As they moved through the first week of their general election campaign for governor, Nathan Deal and Roy Barnes focused their attention on this burning issue: the proposed construction of a mosque two blocks from the site of the 2001 terrorist attacks in New York City.
The race for governor has been a very stable one so far, at least if you believe in the validity of the polls.
For more than a year now, every credible poll has indicated that Insurance Commissioner John Oxendine is at the top of the list of Republican candidates while former governor Roy Barnes has been the choice of Democratic voters.
Gov. Sonny Perdue reached a significant milestone last week as he finished the process of signing or vetoing the bills and resolutions passed by legislators this year.
Barring an emergency that requires him to call a special session of the General Assembly, those will probably be the last pieces of legislation Perdue signs during his two terms as Georgia's chief executive.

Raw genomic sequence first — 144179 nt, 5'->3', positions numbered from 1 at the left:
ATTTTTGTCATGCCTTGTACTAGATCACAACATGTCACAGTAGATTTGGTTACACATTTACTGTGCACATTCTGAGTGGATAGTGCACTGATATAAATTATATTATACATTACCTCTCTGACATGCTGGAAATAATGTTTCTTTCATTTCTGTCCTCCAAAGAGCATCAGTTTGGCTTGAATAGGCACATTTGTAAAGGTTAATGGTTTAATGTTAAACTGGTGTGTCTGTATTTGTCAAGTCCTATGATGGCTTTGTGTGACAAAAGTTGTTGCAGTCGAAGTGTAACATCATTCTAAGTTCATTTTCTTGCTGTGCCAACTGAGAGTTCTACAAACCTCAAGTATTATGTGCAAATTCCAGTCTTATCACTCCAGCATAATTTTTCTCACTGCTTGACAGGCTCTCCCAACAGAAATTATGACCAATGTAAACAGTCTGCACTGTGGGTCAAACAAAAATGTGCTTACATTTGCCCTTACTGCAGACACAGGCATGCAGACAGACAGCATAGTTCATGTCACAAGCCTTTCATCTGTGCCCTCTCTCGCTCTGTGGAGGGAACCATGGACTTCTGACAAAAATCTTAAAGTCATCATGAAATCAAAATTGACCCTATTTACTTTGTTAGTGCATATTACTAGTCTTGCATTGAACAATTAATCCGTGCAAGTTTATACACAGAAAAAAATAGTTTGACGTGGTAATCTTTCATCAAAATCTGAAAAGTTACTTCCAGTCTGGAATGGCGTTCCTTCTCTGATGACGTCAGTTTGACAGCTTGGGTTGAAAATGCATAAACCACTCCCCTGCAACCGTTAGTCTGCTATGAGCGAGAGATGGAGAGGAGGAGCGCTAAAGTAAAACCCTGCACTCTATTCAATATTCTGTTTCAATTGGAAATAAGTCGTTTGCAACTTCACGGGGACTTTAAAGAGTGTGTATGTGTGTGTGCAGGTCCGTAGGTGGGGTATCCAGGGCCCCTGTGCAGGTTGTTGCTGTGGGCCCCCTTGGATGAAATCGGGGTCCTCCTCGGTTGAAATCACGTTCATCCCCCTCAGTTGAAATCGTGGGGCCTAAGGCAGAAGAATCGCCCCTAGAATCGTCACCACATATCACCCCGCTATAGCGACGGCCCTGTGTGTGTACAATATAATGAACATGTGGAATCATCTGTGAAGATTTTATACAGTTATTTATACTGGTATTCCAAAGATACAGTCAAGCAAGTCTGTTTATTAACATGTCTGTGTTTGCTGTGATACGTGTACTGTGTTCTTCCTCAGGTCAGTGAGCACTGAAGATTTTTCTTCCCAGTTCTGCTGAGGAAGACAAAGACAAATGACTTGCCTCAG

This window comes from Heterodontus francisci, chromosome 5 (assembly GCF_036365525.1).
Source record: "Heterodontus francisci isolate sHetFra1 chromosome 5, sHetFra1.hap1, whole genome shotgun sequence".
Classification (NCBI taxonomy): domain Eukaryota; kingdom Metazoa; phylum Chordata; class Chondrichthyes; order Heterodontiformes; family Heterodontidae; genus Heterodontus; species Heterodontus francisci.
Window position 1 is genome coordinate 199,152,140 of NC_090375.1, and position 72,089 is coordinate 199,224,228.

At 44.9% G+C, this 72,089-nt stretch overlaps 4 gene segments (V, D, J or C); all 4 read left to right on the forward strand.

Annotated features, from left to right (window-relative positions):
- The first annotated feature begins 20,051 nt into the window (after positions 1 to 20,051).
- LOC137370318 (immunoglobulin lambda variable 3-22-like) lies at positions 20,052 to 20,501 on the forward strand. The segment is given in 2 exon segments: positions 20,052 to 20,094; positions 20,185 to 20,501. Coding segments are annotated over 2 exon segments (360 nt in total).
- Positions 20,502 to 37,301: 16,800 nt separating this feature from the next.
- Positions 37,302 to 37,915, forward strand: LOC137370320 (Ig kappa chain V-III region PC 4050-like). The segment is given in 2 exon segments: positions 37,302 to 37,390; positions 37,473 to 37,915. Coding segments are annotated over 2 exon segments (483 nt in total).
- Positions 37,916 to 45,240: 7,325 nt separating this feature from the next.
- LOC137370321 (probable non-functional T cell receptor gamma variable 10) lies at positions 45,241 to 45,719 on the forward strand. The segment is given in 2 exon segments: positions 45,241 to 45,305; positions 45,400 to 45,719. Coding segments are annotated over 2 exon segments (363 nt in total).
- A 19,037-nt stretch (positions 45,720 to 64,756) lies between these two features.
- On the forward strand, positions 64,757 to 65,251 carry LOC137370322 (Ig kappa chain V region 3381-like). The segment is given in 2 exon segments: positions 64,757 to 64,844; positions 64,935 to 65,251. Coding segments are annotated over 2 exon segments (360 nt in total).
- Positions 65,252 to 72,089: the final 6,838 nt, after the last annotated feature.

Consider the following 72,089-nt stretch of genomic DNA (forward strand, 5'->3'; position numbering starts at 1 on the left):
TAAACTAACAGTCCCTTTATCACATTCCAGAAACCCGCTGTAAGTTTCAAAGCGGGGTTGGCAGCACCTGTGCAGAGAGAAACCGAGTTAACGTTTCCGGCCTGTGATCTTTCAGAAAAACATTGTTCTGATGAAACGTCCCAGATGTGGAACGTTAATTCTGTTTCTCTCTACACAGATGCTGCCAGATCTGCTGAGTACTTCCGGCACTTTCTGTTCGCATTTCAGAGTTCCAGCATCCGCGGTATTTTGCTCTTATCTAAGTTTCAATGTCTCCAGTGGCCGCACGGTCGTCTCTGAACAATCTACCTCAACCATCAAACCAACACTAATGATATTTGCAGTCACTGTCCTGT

John Oxendine and Roy Barnes have been consistent leaders in their respective primaries in the race for governor. With the July 20 primary only six weeks away, can they keep their leads and secure the nominations?
Barnes is the easy call right now in the Democratic primary. The former governor has maintained a strong lead in all the early polls, even if not so far ahead that he might win it on July 20. He also has been able to raise more money than any other candidate, Democratic or Republican.
If I had a nickel for every time I've heard someone propose term limits as the solution for every political problem that faces us, I could have retired long ago to that cabin in the North Georgia mountains.